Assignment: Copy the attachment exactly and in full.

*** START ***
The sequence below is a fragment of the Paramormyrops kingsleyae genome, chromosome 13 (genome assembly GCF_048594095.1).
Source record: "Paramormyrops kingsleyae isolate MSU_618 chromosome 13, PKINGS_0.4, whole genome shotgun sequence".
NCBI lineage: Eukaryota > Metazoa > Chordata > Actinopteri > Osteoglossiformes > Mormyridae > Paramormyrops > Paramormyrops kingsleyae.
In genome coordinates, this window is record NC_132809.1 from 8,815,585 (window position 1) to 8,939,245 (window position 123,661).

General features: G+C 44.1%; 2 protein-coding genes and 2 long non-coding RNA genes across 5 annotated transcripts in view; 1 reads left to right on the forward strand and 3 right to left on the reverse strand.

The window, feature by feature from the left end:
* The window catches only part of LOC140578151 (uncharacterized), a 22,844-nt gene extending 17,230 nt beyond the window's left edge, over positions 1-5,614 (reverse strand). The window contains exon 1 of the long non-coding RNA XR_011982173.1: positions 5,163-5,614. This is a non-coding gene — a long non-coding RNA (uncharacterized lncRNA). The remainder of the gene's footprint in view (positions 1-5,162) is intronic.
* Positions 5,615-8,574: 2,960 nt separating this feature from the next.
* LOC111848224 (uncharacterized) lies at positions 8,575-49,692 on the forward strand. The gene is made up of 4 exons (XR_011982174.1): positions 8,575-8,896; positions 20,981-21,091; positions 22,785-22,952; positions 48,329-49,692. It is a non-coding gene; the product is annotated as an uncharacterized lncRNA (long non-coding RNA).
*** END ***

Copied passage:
The sequence below is a fragment of the Paramormyrops kingsleyae genome, chromosome 13 (genome assembly GCF_048594095.1).
Source record: "Paramormyrops kingsleyae isolate MSU_618 chromosome 13, PKINGS_0.4, whole genome shotgun sequence".
NCBI lineage: Eukaryota > Metazoa > Chordata > Actinopteri > Osteoglossiformes > Mormyridae > Paramormyrops > Paramormyrops kingsleyae.
In genome coordinates, this window is record NC_132809.1 from 8,815,585 (window position 1) to 8,939,245 (window position 123,661).

General features: G+C 44.1%; 2 protein-coding genes and 2 long non-coding RNA genes across 5 annotated transcripts in view; 1 reads left to right on the forward strand and 3 right to left on the reverse strand.

The window, feature by feature from the left end:
* The window catches only part of LOC140578151 (uncharacterized), a 22,844-nt gene extending 17,230 nt beyond the window's left edge, over positions 1-5,614 (reverse strand). The window contains exon 1 of the long non-coding RNA XR_011982173.1: positions 5,163-5,614. This is a non-coding gene — a long non-coding RNA (uncharacterized lncRNA). The remainder of the gene's footprint in view (positions 1-5,162) is intronic.
* Positions 5,615-8,574: 2,960 nt separating this feature from the next.
* LOC111848224 (uncharacterized) lies at positions 8,575-49,692 on the forward strand. The gene is made up of 4 exons (XR_011982174.1): positions 8,575-8,896; positions 20,981-21,091; positions 22,785-22,952; positions 48,329-49,692. It is a non-coding gene; the product is annotated as an uncharacterized lncRNA (long non-coding RNA).